Jeffrey Mount, a leading expert on California water policy, remembers the last time a crisis at the Oroville Dam seemed likely to prompt reform. It was 1997 and the lake risked overflowing, while levees further downstream failed and several people died.
“If this doesn’t galvanize action, I don’t know what will,” Mount said he thought at the time. But spring came, the waters receded and no changes came to pass.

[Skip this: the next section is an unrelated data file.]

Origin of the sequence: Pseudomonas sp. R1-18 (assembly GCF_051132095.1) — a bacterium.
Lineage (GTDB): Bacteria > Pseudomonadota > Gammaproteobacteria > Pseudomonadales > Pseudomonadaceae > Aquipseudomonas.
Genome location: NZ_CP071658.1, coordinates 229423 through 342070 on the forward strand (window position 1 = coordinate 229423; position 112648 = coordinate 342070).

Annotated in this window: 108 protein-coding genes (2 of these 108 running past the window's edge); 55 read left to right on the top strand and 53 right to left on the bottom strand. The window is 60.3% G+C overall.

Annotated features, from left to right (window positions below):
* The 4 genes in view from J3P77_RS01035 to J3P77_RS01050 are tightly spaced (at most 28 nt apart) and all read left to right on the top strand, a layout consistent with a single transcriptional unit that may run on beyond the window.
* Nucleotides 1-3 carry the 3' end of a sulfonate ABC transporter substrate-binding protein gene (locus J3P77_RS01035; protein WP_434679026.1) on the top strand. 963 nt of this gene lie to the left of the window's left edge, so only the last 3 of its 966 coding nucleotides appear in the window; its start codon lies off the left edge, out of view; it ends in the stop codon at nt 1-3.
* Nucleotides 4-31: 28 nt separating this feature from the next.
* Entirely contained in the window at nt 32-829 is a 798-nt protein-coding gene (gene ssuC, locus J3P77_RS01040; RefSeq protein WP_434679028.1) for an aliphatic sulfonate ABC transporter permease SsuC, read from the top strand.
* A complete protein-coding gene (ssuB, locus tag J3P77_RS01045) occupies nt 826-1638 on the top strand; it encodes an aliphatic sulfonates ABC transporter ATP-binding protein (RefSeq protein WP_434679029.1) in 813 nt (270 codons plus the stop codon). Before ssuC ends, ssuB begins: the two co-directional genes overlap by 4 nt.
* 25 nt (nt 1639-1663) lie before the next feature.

That’s because California leaders always talk like this after a crisis, however they just never do anything that looks like actual work.
Now another threat looms in Oroville, where deteriorating spillways forced widespread evacuations, and more heavy rain is around the corner.
State officials have remained focused on quick fixes at the dam needed to prevent catastrophic flooding, but some are already thinking about how the crisis could spur long-term shifts in policy.
Once the rain stops they’ll move on. They really don’t care about the Oroville dam.
Read the whole story in the Los Angeles Times